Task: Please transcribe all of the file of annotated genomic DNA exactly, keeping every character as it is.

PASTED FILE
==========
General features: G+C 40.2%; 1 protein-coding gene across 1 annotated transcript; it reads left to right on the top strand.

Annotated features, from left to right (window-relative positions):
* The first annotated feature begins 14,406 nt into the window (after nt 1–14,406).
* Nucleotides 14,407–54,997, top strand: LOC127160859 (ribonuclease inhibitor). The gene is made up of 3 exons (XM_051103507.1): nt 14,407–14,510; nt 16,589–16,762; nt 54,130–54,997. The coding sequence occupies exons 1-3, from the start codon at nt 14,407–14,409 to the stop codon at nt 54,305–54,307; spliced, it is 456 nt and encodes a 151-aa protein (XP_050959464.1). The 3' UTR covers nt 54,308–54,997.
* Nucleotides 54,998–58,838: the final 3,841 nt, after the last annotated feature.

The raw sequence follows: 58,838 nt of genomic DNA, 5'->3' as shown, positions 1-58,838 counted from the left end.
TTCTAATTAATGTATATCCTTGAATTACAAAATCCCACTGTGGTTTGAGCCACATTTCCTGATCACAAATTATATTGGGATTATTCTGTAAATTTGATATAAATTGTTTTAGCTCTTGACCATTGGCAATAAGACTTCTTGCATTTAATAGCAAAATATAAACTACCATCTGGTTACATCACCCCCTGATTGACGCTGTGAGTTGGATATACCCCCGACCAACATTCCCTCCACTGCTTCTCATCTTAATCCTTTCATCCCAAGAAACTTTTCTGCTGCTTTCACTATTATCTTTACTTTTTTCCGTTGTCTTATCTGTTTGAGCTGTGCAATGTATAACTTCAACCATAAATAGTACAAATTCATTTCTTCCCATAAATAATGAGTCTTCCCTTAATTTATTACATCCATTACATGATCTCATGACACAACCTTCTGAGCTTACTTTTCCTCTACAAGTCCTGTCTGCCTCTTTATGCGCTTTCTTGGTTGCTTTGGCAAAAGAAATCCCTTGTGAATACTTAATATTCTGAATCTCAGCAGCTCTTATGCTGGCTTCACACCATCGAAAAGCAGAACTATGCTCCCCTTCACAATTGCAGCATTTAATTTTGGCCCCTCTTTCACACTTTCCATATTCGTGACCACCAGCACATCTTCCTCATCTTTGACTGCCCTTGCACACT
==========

General features: G+C 40.2%; 1 protein-coding gene across 1 annotated transcript; it reads left to right on the top strand.

Annotated features, from left to right (window-relative positions):
* The first annotated feature begins 14,406 nt into the window (after nt 1–14,406).
* Nucleotides 14,407–54,997, top strand: LOC127160859 (ribonuclease inhibitor). The gene is made up of 3 exons (XM_051103507.1): nt 14,407–14,510; nt 16,589–16,762; nt 54,130–54,997. The coding sequence occupies exons 1-3, from the start codon at nt 14,407–14,409 to the stop codon at nt 54,305–54,307; spliced, it is 456 nt and encodes a 151-aa protein (XP_050959464.1). The 3' UTR covers nt 54,308–54,997.
* Nucleotides 54,998–58,838: the final 3,841 nt, after the last annotated feature.

The raw sequence follows: 58,838 nt of genomic DNA, 5'->3' as shown, positions 1-58,838 counted from the left end.
TTCTAATTAATGTATATCCTTGAATTACAAAATCCCACTGTGGTTTGAGCCACATTTCCTGATCACAAATTATATTGGGATTATTCTGTAAATTTGATATAAATTGTTTTAGCTCTTGACCATTGGCAATAAGACTTCTTGCATTTAATAGCAAAATATAAACTACCATCTGGTTACATCACCCCCTGATTGACGCTGTGAGTTGGATATACCCCCGACCAACATTCCCTCCACTGCTTCTCATCTTAATCCTTTCATCCCAAGAAACTTTTCTGCTGCTTTCACTATTATCTTTACTTTTTTCCGTTGTCTTATCTGTTTGAGCTGTGCAATGTATAACTTCAACCATAAATAGTACAAATTCATTTCTTCCCATAAATAATGAGTCTTCCCTTAATTTATTACATCCATTACATGATCTCATGACACAACCTTCTGAGCTTACTTTTCCTCTACAAGTCCTGTCTGCCTCTTTATGCGCTTTCTTGGTTGCTTTGGCAAAAGAAATCCCTTGTGAATACTTAATATTCTGAATCTCAGCAGCTCTTATGCTGGCTTCACACCATCGAAAAGCAGAACTATGCTCCCCTTCACAATTGCAGCATTTAATTTTGGCCCCTCTTTCACACTTTCCATATTCGTGACCACCAGCACATCTTCCTCATCTTTGACTGCCCTTGCACACT